# Using complexity theory to prove things in representation theory

The other day, Evan Shapiro and I figured something interesting out about how complexity theoretic assumptions can help to prove asymptotic statements about the representation theory of symmetric groups! At a high level, we proved that \(S_{2^k}\) can't have very small faithful representations over any finite field (given a certain complexity-theoretic assumption). It's a very crude lower bound and the minimal size of a faithful representation of the symmetric group is already known, which makes this proof a bit of a nuclear fly-swatter.

But! I think the proof is interesting because it involves basically nothing about representation theory and just uses a complexity theoretic argument. It's really weird! To me this seems like a fact about geometry of Euclidean space but you can prove it just with complexity theory in a super hands off way. (The argument itself feels a bit like using a cardinality argument to establish that not all reals are computable or something.) Also, the proof generalizes to broader classes of groups to conclude something about their rep theory apparently out of nothing.

Specifically, we proved the following:

Theorem: Fix a sequence of finite fields \(F_k\) whose elements can be represented in \(\mathrm{poly}(k)\) space and where operations can be done in time \(\mathrm{poly}(k)\).Let \((G_1, S_1), (G_2, S_2), \dots\) be a sequence of groups equipped with generating sets with \(|S_k| = \mathrm{poly}(k)\) such that the language \[L := \left\{ (1^k, w) : k \in \mathbb{N}, w \text{ a word in the } S_k,\, w =_{G_k} 1 \right\}\] is coNP-hard. Suppose further that each \((G_k, S_k)\) includes into \((G_{k+1}, S_{k+1})\). Let \(d_k\) be the dimension of the minimal faithful \(F_k\)-representation of \(G_k\).

Then if \(\mathrm{coNP} \not\subset \mathrm{P/poly}\), \(d_k\) is not bounded by any polynomial in \(k\).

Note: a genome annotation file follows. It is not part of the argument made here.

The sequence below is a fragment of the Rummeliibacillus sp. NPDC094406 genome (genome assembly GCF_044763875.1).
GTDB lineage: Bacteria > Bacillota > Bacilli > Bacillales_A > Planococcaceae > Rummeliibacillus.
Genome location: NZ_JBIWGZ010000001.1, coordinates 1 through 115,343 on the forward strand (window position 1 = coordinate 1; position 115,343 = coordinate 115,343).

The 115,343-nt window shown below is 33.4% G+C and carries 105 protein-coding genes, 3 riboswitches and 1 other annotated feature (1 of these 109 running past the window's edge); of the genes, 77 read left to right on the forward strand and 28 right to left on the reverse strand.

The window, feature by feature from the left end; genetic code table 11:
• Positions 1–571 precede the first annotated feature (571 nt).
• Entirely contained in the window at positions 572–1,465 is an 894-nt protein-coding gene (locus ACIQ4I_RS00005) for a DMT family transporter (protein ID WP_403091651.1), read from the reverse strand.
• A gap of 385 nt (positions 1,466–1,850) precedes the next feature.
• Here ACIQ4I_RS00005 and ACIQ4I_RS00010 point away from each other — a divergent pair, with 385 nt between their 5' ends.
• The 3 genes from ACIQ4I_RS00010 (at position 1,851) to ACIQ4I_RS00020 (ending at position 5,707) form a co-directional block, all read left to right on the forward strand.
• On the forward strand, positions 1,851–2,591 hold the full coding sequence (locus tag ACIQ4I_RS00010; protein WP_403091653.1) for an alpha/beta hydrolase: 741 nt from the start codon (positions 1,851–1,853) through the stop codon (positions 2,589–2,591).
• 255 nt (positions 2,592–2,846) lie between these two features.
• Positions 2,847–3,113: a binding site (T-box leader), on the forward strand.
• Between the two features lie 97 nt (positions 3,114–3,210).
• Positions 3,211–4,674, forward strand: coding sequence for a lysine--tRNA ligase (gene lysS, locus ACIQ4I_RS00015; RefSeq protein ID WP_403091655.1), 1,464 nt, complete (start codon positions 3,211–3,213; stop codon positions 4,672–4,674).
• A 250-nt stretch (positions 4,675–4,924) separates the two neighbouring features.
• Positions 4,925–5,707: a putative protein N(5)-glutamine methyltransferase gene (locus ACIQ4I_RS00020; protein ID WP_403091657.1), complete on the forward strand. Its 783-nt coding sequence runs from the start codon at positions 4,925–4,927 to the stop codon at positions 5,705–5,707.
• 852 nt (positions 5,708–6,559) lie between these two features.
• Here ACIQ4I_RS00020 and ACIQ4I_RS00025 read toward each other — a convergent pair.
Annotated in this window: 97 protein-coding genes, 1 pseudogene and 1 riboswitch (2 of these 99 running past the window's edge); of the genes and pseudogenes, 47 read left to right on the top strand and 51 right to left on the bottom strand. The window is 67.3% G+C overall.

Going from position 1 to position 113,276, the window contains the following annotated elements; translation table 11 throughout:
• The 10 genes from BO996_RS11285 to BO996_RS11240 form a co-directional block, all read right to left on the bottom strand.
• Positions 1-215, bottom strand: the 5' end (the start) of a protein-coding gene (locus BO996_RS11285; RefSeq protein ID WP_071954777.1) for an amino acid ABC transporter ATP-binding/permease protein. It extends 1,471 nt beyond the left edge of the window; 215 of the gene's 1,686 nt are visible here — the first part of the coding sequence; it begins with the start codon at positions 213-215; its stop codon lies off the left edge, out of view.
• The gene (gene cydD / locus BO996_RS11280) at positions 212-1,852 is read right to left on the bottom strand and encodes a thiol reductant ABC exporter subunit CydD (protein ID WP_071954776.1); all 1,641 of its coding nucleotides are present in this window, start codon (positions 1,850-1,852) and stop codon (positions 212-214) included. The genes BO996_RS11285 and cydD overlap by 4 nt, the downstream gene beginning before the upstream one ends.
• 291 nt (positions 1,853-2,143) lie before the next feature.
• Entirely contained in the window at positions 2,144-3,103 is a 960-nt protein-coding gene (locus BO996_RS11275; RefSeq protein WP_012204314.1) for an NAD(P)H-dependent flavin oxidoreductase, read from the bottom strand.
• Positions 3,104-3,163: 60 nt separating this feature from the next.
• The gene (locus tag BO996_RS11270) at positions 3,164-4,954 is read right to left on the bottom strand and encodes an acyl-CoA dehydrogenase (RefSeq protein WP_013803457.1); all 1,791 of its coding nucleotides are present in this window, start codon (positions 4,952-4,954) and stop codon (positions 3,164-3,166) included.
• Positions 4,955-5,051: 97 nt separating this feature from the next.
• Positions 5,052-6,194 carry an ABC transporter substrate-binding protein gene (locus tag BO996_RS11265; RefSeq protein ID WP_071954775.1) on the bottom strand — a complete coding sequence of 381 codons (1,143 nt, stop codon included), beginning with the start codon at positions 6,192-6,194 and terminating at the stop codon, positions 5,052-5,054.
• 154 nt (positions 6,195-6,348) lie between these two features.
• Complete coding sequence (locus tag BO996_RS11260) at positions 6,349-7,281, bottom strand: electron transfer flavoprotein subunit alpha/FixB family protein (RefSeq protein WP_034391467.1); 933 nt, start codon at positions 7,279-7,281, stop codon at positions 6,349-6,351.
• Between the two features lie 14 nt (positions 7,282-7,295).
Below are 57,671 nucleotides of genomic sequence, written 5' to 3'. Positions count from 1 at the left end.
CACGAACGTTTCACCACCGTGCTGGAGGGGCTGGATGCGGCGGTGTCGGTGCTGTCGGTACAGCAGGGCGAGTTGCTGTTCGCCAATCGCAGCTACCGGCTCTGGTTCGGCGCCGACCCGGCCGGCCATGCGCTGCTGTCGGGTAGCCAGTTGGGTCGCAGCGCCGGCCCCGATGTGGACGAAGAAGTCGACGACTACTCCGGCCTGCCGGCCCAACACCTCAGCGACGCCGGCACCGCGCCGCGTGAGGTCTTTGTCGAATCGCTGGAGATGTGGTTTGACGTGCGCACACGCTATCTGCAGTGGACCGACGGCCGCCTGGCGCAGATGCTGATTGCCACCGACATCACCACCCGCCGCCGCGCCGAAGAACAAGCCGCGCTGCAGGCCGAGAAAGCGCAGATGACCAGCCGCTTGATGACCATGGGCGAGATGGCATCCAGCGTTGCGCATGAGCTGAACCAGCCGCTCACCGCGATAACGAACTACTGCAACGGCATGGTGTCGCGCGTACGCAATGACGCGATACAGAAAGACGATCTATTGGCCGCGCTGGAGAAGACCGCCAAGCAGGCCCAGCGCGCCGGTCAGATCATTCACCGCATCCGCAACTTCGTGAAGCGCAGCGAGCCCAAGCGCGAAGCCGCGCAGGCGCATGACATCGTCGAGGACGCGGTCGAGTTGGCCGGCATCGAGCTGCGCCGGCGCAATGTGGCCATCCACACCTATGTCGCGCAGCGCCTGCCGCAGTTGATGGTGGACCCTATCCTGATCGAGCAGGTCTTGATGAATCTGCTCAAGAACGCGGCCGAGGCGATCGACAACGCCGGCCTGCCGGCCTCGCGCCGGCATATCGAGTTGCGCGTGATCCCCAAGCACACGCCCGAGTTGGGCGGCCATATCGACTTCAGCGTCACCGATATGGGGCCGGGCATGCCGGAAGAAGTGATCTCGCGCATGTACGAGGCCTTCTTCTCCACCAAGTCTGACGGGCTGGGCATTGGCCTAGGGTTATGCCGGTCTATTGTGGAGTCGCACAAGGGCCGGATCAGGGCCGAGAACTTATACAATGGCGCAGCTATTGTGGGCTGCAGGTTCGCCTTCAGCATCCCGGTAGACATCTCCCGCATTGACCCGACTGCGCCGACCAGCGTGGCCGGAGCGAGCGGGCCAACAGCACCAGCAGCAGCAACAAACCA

Here's a proof: Suppose \(d_k\) is bounded by some polynomial in \(k\). Then we can give a \(\mathrm{P/poly}\) algorithm for the problem \(L\) as follows: Specifically, for the inputs of length \(n\), our advice string will be the \(d_n\)-dimensional faithful representation of \(G_n\), encoded as a list of \(d_n\)-dimensional matrices, one matrix \(S_i\) for each generator \(s_i\).

Now say our input is \((1^k, w)\). We have \(k \leq n\), so \((G_k, S_k)\) includes into \((G_n, S_n)\). Thus we may decide if \(w =_{G_k} 1\) by checking if \(w =_{G_n} 1\). This we do by applying our representation to \(w\). I.e., \(w = s_{i_1} \dots s_{i_r}\), so we compute the matrix \(W = S_{i_1} \dots S_{i_r}\) which we can do in time, say \(d_n^4\). Then, since the representation is faithful, \(W\) is the identity matrix iff \(w = 1\), so we can just check if \(W = I\), which is done in \(d_n^2\) time. In total the runtime of our algorithm is roughly \(d_n^4 + d_n^2\), which is polynomial in \(n\) since by assumption \(d_n\) is.

This contradicts the assumption that \(\mathrm{NP}\) is not contained in \(\mathrm{P / poly}\), so \(d_k\) is not bounded by any polynomial in \(k\).

You can strengthen this a little bit in a few ways, but I won't talk about that here. To conclude that the dimension of the smallest faithful rep of \(S_{2^k}\) isn't bounded by a polynomial in \(k\), we can notice that reversible circuits are basically words in a particular generating set of \(S_{2^k}\). Namely, the generating set consisting of

- apply CNOT on the first two bits
- apply a Toffoli gate on the first 3 bits
- swap the \(i^{\text{th}}\) bit and the \(j^{\text{th}}\) bit

The corresponding language \(L\) essentially consists of the reversible circuits which compute the identity map. Deciding whether a reversible circuit is the identity is coNP hard, so the word problem \(L\) is too and our theorem applies. The conclusion that \(S_{2^k}\) doesn't always have small representations then follows.

I think this result is interesting because it shows how complexity theoretic information can be used as a very general tool for proving things about finitely representable mathematical objects. Certain things have to get very complicated or else they could be used to give efficient algorithms for hard problems! This is also interesting because it says that if we had a more exact complexity theory (which talked about specific polynomials or at least leading terms rather than just P, etc) then we could get even more specific information about the representation theory of such groups.

I think it gives an indication as to why separations in complexity theory are so hard to prove: You need to rule out all algorithms, ones that may based on properties of arbitrary mathematical objects, which could plausibly involved in algorithms given the ubiquity of coding problems in seemingly unrelated objects. So, separating classes ends up proving properties of lots of different objects.

A big thanks to Mario Sanchez, German Stefanich, and especially Nic Brody and Patrick Lutz for thinking about related stuff with me. Thanks also to Brandon Rayhaun for pointing out this is a total nuclear flyswatter.